May 2008
Volume 49, Issue 13
Free
ARVO Annual Meeting Abstract  |   May 2008
Systemic but Not Intravitreal Steroids Inhibit AP-1 in Light Exposed T4R Rhodopsin Mutant Dog Retina, but Neither Prevent Photoreceptor Degeneration
Author Affiliations & Notes
  • G. D. Aguirre
    Clinical Studies, Univ of Penn Sch Veterinary Med, Philadelphia, Pennsylvania
  • D. Gu
    Clinical Studies, Univ of Penn Sch Veterinary Med, Philadelphia, Pennsylvania
  • S. Pearce-Kelling
    Baker Institute, Cornell University, Ithaca, New York
  • Z. Li
    Clinical Studies, Univ of Penn Sch Veterinary Med, Philadelphia, Pennsylvania
  • G. M. Acland
    Baker Institute, Cornell University, Ithaca, New York
  • W. A. Beltran
    Clinical Studies, Univ of Penn Sch Veterinary Med, Philadelphia, Pennsylvania
  • Footnotes
    Commercial Relationships  G.D. Aguirre, None; D. Gu, None; S. Pearce-Kelling, None; Z. Li, None; G.M. Acland, None; W.A. Beltran, None.
  • Footnotes
    Support  EY-06855, 13132, 001583, FFB, The ONCE Intern'l Prize, Van Sloun Fund, U of P Research Foundation
Investigative Ophthalmology & Visual Science May 2008, Vol.49, 4412. doi:https://doi.org/
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      G. D. Aguirre, D. Gu, S. Pearce-Kelling, Z. Li, G. M. Acland, W. A. Beltran; Systemic but Not Intravitreal Steroids Inhibit AP-1 in Light Exposed T4R Rhodopsin Mutant Dog Retina, but Neither Prevent Photoreceptor Degeneration. Invest. Ophthalmol. Vis. Sci. 2008;49(13):4412. doi: https://doi.org/.

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      © ARVO (1962-2015); The Authors (2016-present)

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Abstract

Purpose: : AP-1 has been proposed as the key intermediate linking light exposure and photoreceptor cell death in rodent light damage models as steroid administration, which prevents light damage, is associated with AP-1 inhibition. Unlike the case in normal rodents, we have suggested that AP-1 is a cell survival rather than a cell death signal in the T4R RHO mutant dog retina (Gu et al., 2007). We now examine the role of steroids in inhibiting AP-1 activation and/or in preventing photoreceptor degeneration.

Methods: : T4R RHO mutant dogs were dark adapted overnight. Both eyes were dilated with mydriatics; the fundus of the left eye was photographed (~15-17 overlapping frames) using a Kowa RC-2 fundus camera, while the right eye was patched and unexposed to light. Dogs remained in the dark for 1-3 hrs after exposure for biochemical studies. 24 hrs prior to light exposure, some dogs were treated with systemic dexamethasone (DEX) or intravitreal/subconjunctival triamcinolone (TRIAM). AP-1 DNA binding activity was determined by EMSA, and phosphorylation of c-Fos and activation of ERK1/2 by immunoblotting; eyes were collected at 2 and 4 weeks after light exposure for histopathology.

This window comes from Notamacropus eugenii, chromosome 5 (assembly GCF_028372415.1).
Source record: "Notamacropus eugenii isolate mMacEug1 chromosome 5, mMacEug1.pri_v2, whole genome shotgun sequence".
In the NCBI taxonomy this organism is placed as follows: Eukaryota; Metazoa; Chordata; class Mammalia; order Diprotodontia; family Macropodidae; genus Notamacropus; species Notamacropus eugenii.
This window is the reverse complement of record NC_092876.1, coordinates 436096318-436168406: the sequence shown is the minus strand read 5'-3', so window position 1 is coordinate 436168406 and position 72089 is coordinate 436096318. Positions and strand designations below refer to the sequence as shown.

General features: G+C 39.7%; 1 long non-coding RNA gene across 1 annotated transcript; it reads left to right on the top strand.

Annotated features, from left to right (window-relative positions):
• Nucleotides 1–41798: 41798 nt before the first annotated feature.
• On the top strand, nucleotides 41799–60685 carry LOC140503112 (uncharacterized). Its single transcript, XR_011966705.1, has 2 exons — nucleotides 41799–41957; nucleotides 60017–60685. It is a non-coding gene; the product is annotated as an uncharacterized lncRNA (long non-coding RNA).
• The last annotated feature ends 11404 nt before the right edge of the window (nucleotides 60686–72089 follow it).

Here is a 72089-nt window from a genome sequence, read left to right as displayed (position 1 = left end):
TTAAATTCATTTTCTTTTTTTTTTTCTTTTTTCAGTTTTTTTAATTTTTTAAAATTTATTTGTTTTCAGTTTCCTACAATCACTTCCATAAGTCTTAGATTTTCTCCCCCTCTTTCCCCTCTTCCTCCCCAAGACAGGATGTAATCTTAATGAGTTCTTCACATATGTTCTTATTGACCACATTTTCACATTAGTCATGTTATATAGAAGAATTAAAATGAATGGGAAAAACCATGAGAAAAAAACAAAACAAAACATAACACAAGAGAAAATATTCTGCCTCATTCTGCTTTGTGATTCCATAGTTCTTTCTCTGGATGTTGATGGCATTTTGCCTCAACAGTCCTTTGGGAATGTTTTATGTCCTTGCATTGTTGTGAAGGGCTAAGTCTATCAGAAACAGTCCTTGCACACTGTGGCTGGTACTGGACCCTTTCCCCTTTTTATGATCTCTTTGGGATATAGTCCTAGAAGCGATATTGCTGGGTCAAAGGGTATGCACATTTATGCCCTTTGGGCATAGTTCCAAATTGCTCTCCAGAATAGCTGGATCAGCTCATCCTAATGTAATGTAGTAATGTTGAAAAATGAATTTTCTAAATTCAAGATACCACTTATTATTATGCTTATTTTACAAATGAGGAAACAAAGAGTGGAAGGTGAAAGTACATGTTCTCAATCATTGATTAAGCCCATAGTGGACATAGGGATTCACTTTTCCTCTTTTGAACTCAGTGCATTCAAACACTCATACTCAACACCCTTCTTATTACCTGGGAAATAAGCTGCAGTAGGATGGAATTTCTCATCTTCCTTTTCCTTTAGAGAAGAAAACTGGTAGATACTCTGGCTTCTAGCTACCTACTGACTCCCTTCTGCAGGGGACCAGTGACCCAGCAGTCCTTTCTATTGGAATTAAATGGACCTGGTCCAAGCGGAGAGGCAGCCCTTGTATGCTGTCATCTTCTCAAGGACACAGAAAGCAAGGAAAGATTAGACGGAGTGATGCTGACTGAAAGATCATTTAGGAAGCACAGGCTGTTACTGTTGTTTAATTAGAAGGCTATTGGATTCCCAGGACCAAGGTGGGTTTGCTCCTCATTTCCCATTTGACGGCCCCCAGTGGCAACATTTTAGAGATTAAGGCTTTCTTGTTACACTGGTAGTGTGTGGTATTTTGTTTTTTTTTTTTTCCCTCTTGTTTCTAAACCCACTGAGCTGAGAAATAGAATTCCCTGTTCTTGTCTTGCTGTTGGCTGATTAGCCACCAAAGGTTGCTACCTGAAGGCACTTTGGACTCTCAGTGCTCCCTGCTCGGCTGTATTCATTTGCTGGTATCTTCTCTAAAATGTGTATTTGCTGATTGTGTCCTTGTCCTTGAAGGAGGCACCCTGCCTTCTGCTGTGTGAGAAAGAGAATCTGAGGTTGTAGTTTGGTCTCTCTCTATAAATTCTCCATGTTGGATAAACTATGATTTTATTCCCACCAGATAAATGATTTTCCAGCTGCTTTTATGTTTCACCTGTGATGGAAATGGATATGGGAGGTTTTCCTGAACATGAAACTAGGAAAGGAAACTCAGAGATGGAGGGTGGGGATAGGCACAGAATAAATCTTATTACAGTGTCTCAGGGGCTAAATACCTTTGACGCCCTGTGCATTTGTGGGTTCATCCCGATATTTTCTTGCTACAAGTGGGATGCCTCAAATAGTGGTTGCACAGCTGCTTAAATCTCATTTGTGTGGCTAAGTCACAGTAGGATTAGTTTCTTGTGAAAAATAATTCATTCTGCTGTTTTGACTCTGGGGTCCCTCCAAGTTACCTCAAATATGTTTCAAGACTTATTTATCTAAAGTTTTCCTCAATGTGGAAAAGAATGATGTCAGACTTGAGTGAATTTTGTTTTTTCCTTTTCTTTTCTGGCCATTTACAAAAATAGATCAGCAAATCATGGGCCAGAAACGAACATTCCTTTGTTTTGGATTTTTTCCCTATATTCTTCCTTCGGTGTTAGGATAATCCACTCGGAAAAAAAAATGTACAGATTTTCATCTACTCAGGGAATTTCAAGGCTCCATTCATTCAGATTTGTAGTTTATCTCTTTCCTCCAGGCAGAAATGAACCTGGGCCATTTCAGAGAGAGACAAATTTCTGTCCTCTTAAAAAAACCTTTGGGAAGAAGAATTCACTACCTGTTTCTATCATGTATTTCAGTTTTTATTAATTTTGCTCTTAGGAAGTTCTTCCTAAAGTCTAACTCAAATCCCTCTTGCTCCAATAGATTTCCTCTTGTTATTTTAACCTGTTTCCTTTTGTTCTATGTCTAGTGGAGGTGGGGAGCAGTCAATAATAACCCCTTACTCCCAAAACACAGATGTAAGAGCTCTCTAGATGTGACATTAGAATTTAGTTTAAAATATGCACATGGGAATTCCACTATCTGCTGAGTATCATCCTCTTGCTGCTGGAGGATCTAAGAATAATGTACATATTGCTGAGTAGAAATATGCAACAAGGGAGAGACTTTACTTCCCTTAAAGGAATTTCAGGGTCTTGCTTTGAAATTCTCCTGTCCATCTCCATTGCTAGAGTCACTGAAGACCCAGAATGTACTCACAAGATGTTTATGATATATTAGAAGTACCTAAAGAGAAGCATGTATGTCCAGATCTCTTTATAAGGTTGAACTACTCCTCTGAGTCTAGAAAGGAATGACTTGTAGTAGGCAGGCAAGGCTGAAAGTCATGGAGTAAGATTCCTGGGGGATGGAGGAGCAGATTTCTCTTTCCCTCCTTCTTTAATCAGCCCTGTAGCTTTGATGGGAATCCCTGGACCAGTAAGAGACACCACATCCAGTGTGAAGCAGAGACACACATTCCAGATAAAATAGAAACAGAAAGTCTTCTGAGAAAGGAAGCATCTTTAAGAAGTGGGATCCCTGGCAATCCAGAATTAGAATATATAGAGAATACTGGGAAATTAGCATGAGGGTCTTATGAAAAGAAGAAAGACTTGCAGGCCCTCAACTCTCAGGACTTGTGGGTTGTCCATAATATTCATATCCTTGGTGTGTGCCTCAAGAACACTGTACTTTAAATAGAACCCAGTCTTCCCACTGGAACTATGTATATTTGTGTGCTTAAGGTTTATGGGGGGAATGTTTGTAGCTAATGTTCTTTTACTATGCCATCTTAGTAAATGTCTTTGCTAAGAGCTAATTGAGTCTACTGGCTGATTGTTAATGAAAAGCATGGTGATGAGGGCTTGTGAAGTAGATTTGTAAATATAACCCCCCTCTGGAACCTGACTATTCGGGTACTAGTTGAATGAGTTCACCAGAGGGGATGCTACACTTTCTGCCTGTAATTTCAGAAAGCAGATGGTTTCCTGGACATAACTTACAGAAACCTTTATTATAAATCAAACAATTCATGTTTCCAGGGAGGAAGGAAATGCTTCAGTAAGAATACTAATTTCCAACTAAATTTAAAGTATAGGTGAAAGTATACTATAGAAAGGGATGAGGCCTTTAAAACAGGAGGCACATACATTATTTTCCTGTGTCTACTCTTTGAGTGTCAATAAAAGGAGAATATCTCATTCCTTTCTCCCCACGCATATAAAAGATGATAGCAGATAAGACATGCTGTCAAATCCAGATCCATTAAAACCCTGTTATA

Results: : Inhibition of AP-1 activation, and ERK1/2 and of c-Fos phosphorylation were found following systemic DEX treatment in light exposed T4R RHO mutant dog retinas. In contrast, AP-1 activation, phosphorylation of c-Fos and activation of ERK1/2 were not inhibited following light exposure in TRIAM-treated mutant retinas. In either case, however, extensive photoreceptor degeneration was found after light exposure.

Conclusions: : Intraocular or systemic steroids fail to prevent light induced photoreceptor degeneration in the T4R RHO mutant dog retina. Finding that systemic DEX prevents AP-1 activation, yet has no effect in preventing retinal light damage, further supports the hypothesis that, at least in the RHO mutant canine retina, AP-1 is not the cell-death signal.

Keywords: photoreceptors • retinal degenerations: hereditary • apoptosis/cell death 
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